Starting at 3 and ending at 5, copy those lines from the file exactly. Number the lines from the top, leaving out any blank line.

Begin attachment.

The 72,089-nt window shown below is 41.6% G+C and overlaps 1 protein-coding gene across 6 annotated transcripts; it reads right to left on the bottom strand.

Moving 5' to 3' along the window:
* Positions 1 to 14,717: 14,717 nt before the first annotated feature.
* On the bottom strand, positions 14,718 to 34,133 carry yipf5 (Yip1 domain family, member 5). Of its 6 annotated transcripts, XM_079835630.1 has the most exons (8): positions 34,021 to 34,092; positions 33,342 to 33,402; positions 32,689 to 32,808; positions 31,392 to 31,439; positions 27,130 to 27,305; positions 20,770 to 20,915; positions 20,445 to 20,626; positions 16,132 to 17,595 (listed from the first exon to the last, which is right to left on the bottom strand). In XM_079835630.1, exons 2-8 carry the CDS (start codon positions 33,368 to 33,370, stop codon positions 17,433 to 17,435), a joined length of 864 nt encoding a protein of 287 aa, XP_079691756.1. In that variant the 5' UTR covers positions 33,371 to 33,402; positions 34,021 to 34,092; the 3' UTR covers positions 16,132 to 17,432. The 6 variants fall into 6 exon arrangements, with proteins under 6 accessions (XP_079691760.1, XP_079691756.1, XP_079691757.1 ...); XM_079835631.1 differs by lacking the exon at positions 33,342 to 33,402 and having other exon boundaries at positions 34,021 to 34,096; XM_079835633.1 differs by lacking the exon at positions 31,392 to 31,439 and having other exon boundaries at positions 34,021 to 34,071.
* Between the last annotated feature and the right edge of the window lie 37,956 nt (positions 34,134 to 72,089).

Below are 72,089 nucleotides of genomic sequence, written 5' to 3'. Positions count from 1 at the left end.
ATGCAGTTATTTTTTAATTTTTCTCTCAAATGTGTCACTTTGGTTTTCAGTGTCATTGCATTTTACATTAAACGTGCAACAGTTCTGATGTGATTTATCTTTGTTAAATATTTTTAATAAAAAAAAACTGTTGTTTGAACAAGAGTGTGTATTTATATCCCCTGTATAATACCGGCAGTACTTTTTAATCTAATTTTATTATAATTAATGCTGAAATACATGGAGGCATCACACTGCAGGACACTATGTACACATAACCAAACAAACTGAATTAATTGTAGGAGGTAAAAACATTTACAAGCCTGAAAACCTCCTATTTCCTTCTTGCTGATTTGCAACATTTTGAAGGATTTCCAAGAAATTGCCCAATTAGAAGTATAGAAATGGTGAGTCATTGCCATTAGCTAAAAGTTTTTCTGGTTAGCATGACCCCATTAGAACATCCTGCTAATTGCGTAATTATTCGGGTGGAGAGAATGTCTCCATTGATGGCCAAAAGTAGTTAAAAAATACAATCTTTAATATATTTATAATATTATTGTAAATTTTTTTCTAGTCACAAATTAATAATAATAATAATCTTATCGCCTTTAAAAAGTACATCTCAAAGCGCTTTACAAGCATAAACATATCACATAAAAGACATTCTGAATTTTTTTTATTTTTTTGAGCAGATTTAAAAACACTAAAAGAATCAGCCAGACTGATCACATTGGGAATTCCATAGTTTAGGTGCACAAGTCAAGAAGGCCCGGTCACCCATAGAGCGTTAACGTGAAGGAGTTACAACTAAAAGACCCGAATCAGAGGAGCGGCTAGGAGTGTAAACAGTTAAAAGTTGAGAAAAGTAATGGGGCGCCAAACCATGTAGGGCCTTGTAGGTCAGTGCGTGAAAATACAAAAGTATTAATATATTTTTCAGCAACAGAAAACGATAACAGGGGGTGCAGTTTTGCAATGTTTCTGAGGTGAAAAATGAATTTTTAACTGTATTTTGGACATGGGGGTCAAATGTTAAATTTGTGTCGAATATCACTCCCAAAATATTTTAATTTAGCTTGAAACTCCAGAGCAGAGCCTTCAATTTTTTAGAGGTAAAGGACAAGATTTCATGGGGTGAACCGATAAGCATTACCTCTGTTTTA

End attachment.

* Positions 1 to 14,717: 14,717 nt before the first annotated feature.
* On the bottom strand, positions 14,718 to 34,133 carry yipf5 (Yip1 domain family, member 5). Of its 6 annotated transcripts, XM_079835630.1 has the most exons (8): positions 34,021 to 34,092; positions 33,342 to 33,402; positions 32,689 to 32,808; positions 31,392 to 31,439; positions 27,130 to 27,305; positions 20,770 to 20,915; positions 20,445 to 20,626; positions 16,132 to 17,595 (listed from the first exon to the last, which is right to left on the bottom strand). In XM_079835630.1, exons 2-8 carry the CDS (start codon positions 33,368 to 33,370, stop codon positions 17,433 to 17,435), a joined length of 864 nt encoding a protein of 287 aa, XP_079691756.1. In that variant the 5' UTR covers positions 33,371 to 33,402; positions 34,021 to 34,092; the 3' UTR covers positions 16,132 to 17,432. The 6 variants fall into 6 exon arrangements, with proteins under 6 accessions (XP_079691760.1, XP_079691756.1, XP_079691757.1 ...); XM_079835631.1 differs by lacking the exon at positions 33,342 to 33,402 and having other exon boundaries at positions 34,021 to 34,096; XM_079835633.1 differs by lacking the exon at positions 31,392 to 31,439 and having other exon boundaries at positions 34,021 to 34,071.
* Between the last annotated feature and the right edge of the window lie 37,956 nt (positions 34,134 to 72,089).